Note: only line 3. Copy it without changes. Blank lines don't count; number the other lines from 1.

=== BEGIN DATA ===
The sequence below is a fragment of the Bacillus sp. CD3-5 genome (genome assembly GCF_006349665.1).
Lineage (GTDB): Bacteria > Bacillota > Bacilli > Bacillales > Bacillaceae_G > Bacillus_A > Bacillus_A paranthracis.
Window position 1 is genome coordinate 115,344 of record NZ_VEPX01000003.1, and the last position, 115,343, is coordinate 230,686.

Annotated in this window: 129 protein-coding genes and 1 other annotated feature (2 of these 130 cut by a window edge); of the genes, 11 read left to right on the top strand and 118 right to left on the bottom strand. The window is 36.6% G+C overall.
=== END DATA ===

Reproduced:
Window position 1 is genome coordinate 115,344 of record NZ_VEPX01000003.1, and the last position, 115,343, is coordinate 230,686.